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Jaime Fernandez
 

Well understood

We often make mistakes by misjudging others.

FINISH LINE AUTHOR Jaime Fernández 24 MARCH 2019 17:00 h GMT+1
John Ngungi leads during the men's race at the IAAF World Cross Country Championships in Stavanger, Norway. / Gray Mortimore. IAAF (CCO)

JOHN NGUNGI, five times cross country world champion was rehabilitated by the International Athletics Federation, after a 27 months ban after he refused to do a drugs test.



The problem occurred because the European doctor who required the test was not accredited, and on top of it all, did not speak Swahili, John's mother tongue.



The Seoul Olympic champion (5000 metres) was almost completely lost to athletics because he was already old, for an athlete, when the ban was lifted. He had been the victim of a terrible misunderstanding.



How many misunderstandings we have seen in our lives! People who wanted to say one thing, said something quite different...and confusion set in. We often make mistakes by misjudging others.



We think that what they are saying is wrong, only to find out later that what they were actually trying to say was something quite different.



When a conflict arises between two people, it is not always because one of them is wrong: sometimes it is just a misunderstanding. One person said something and the other thought they said something else.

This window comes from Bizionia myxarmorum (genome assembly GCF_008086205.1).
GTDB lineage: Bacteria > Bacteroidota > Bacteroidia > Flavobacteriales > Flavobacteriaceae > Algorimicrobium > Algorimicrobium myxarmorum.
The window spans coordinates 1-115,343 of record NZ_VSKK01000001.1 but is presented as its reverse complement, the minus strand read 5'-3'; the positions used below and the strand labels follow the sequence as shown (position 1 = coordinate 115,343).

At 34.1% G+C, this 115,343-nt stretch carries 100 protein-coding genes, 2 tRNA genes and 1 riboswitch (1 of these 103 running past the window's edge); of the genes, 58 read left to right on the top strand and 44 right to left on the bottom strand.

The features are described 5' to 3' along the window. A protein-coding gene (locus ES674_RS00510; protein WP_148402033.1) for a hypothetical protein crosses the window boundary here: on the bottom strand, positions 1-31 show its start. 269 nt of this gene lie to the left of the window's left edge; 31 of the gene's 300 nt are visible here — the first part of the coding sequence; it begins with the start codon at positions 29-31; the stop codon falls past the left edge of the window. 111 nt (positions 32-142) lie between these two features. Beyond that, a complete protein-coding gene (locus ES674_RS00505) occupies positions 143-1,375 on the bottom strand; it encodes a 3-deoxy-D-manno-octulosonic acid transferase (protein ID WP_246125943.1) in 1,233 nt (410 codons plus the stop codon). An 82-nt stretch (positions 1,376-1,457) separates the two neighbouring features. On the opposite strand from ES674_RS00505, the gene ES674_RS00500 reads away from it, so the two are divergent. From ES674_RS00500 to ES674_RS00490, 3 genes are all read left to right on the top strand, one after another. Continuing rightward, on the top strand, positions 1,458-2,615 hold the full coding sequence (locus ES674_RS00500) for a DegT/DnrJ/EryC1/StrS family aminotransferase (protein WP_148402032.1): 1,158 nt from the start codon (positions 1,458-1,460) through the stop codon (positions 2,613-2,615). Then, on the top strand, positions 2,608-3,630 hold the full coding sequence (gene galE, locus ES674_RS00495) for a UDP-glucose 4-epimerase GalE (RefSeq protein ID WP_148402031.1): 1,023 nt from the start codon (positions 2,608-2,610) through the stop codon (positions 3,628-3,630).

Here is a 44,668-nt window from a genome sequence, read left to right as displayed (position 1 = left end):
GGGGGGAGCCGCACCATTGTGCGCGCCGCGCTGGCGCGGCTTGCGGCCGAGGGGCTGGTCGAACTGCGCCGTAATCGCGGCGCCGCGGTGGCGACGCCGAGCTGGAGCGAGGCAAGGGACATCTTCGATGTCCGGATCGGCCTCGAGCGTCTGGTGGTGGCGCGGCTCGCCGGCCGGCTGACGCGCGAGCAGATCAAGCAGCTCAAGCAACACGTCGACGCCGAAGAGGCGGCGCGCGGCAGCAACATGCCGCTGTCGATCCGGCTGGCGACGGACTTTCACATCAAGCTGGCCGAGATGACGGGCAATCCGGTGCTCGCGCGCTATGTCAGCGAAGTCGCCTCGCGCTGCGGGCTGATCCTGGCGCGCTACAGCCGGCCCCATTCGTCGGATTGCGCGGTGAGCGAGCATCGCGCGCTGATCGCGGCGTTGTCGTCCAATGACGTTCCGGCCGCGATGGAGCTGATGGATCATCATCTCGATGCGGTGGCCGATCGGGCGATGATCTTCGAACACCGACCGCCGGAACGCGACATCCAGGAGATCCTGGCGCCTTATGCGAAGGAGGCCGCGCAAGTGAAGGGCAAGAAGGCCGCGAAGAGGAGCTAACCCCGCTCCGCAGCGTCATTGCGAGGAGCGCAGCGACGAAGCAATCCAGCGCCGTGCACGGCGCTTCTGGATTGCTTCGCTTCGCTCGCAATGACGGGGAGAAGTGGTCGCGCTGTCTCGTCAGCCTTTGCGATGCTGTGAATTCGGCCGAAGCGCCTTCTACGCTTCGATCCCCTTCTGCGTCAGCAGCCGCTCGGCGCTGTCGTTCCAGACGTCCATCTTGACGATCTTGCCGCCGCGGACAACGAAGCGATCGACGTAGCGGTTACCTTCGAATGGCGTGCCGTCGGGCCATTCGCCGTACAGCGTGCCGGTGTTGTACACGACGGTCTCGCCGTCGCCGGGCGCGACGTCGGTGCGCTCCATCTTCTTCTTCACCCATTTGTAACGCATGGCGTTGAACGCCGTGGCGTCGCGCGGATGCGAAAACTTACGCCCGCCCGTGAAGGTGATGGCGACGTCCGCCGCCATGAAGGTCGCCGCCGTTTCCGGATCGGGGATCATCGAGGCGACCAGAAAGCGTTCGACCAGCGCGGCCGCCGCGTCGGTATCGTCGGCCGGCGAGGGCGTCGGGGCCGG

The first person misinterpreted the answer of the second, and the other got angry with their response. It's possible that neither of the two said anything wrong to begin with. These are conflicts resulting from our way of speaking or our way of interpretation.



The Bible explains two ways of undoing a misunderstanding. First of all, do not be quick to judge another person. The second and most important thing, has to do with a clean heart.



Not judging others is simple to understand but difficult to do. The problem with misunderstandings is when we go beyond what the other person said, and we ask: “What did he mean?”.



When we judge the intentions of another person, and not simply what they said, we may be creating a misunderstanding.



The most important thing: having a clean heart. A clean heart does not interpret things with malice, nor does it imagine that the other person will trick them.



A clean heart does not see misunderstandings because it is capable of renouncing its “right to reason” in order not to create a problem.



A clean heart seeks the good of others and always sees good intentions. A clean heart asks for forgiveness,even when they are not to blame. The Bible says: “Create in me, Oh God, a clean heart…”


 

 


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